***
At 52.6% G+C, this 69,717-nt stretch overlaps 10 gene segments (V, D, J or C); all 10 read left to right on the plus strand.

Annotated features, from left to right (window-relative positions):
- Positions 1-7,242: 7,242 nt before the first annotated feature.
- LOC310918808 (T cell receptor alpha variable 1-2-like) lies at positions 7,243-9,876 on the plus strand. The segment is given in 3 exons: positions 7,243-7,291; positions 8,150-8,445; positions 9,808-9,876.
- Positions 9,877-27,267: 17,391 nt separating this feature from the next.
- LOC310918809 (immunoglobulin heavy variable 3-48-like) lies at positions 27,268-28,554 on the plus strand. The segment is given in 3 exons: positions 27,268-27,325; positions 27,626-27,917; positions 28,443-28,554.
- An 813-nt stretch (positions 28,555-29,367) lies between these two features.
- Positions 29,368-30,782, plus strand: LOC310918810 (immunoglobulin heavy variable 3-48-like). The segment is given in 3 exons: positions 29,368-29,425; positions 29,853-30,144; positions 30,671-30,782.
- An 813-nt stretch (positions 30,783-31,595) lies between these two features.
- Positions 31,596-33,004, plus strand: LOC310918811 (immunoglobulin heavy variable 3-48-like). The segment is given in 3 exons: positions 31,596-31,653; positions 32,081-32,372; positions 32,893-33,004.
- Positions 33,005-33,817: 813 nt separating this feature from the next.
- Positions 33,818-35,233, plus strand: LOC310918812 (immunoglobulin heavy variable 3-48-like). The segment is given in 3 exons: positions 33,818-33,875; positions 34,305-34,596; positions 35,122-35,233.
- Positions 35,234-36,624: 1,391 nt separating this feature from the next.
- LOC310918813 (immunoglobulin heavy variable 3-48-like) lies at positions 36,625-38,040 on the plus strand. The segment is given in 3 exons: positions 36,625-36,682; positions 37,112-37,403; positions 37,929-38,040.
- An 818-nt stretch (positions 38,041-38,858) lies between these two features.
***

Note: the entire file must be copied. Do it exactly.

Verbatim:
At 52.6% G+C, this 69,717-nt stretch overlaps 10 gene segments (V, D, J or C); all 10 read left to right on the plus strand.

Annotated features, from left to right (window-relative positions):
- Positions 1-7,242: 7,242 nt before the first annotated feature.
- LOC310918808 (T cell receptor alpha variable 1-2-like) lies at positions 7,243-9,876 on the plus strand. The segment is given in 3 exons: positions 7,243-7,291; positions 8,150-8,445; positions 9,808-9,876.
- Positions 9,877-27,267: 17,391 nt separating this feature from the next.
- LOC310918809 (immunoglobulin heavy variable 3-48-like) lies at positions 27,268-28,554 on the plus strand. The segment is given in 3 exons: positions 27,268-27,325; positions 27,626-27,917; positions 28,443-28,554.
- An 813-nt stretch (positions 28,555-29,367) lies between these two features.
- Positions 29,368-30,782, plus strand: LOC310918810 (immunoglobulin heavy variable 3-48-like). The segment is given in 3 exons: positions 29,368-29,425; positions 29,853-30,144; positions 30,671-30,782.
- An 813-nt stretch (positions 30,783-31,595) lies between these two features.
- Positions 31,596-33,004, plus strand: LOC310918811 (immunoglobulin heavy variable 3-48-like). The segment is given in 3 exons: positions 31,596-31,653; positions 32,081-32,372; positions 32,893-33,004.
- Positions 33,005-33,817: 813 nt separating this feature from the next.
- Positions 33,818-35,233, plus strand: LOC310918812 (immunoglobulin heavy variable 3-48-like). The segment is given in 3 exons: positions 33,818-33,875; positions 34,305-34,596; positions 35,122-35,233.
- Positions 35,234-36,624: 1,391 nt separating this feature from the next.
- LOC310918813 (immunoglobulin heavy variable 3-48-like) lies at positions 36,625-38,040 on the plus strand. The segment is given in 3 exons: positions 36,625-36,682; positions 37,112-37,403; positions 37,929-38,040.
- An 818-nt stretch (positions 38,041-38,858) lies between these two features.